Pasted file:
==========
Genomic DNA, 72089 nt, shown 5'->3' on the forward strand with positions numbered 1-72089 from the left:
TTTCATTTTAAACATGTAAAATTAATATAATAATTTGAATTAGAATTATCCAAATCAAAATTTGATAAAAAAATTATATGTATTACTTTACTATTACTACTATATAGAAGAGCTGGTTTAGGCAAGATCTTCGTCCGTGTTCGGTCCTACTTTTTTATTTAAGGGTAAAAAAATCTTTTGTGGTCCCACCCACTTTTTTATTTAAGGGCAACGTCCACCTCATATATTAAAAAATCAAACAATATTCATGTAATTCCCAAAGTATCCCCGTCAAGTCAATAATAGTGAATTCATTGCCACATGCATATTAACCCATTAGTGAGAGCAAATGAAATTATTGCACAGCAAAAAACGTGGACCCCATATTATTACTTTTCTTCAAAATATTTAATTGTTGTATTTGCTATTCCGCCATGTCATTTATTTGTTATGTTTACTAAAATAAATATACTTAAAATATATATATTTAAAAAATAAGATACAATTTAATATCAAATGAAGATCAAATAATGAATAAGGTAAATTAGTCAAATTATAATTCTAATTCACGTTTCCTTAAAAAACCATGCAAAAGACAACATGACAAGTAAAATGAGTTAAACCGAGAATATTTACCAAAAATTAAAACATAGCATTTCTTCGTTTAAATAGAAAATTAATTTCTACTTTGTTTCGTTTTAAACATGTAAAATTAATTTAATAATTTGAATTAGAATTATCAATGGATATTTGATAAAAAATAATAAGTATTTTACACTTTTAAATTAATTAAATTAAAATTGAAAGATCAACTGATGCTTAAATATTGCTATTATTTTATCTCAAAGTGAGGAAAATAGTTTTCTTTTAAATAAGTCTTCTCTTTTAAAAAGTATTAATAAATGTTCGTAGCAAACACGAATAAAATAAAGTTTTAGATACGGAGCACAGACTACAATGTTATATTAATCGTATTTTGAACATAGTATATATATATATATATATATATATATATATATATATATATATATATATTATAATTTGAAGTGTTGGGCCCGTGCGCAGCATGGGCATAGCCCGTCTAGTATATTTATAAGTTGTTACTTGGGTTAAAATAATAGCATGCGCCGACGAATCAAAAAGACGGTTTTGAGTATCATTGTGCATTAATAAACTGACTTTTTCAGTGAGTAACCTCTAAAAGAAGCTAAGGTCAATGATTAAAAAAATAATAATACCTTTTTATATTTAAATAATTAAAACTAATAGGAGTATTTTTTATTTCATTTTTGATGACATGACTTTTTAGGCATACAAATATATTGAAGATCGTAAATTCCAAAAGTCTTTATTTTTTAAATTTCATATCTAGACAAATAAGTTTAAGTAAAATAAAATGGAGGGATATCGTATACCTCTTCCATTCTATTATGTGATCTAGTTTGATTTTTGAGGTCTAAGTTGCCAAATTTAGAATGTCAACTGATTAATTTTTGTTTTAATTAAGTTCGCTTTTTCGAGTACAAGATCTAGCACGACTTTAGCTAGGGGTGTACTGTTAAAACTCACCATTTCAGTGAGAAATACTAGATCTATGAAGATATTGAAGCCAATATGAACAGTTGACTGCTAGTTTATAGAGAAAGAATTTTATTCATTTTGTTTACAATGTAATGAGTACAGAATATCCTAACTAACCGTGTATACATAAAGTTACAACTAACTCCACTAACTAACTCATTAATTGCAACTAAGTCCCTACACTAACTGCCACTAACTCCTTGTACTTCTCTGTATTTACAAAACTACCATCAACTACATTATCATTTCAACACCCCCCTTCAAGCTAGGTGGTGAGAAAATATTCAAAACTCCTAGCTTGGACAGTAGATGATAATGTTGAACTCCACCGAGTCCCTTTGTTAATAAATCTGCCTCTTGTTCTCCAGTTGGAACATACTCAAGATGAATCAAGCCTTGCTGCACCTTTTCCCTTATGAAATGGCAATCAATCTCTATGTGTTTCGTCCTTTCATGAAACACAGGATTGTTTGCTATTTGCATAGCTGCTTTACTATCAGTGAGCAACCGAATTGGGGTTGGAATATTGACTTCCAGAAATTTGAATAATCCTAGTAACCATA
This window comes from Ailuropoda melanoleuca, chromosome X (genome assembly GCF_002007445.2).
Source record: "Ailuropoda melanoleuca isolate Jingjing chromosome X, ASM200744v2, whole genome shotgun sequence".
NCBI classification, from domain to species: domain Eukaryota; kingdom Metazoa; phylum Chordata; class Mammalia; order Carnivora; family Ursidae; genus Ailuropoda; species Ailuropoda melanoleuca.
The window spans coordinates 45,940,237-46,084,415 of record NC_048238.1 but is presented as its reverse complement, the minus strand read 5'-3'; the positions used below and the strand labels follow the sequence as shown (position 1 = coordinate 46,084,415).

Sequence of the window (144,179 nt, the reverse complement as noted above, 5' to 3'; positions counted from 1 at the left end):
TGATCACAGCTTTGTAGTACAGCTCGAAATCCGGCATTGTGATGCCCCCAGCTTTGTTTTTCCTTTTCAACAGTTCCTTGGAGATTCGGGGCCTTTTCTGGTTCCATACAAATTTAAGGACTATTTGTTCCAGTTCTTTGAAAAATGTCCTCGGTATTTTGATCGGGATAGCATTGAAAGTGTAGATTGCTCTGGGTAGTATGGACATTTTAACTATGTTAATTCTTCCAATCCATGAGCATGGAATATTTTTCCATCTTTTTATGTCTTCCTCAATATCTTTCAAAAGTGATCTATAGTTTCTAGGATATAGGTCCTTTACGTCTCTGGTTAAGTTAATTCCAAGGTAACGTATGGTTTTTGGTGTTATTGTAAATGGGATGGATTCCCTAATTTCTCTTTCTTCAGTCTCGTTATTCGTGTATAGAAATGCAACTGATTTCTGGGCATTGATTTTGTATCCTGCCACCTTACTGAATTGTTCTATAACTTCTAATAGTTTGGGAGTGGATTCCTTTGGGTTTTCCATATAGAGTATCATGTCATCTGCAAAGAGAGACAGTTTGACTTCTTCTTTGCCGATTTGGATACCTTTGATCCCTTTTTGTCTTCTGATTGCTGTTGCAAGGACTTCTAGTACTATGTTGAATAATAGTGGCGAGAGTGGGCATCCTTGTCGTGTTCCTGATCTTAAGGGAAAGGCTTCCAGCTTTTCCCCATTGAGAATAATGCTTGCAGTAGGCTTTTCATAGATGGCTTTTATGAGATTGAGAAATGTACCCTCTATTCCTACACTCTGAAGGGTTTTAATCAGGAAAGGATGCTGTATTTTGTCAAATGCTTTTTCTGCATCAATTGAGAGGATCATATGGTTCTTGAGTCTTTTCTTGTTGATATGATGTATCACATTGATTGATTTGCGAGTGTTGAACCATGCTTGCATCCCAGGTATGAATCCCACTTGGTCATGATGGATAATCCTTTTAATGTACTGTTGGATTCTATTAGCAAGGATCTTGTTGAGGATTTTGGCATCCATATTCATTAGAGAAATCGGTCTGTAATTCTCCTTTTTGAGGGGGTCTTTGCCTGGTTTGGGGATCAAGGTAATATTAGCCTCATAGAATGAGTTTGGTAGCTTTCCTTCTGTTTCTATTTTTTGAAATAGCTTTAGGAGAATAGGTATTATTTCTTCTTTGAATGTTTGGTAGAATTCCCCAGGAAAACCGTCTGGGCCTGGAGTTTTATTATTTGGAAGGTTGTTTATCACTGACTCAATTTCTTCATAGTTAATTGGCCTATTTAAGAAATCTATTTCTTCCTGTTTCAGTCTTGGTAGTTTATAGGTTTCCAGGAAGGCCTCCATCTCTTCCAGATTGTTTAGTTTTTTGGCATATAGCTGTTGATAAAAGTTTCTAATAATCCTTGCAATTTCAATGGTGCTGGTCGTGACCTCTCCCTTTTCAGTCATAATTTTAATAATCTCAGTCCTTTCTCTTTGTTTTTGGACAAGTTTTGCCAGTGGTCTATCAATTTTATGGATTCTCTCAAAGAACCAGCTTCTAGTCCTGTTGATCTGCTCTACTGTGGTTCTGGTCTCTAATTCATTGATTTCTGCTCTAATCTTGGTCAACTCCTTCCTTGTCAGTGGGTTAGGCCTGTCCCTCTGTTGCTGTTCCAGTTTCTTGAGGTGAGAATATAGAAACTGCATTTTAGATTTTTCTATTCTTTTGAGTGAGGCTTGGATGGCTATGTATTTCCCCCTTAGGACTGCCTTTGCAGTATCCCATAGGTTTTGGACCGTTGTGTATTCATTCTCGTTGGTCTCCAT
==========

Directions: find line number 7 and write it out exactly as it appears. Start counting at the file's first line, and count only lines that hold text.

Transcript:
Sequence of the window (144,179 nt, the reverse complement as noted above, 5' to 3'; positions counted from 1 at the left end):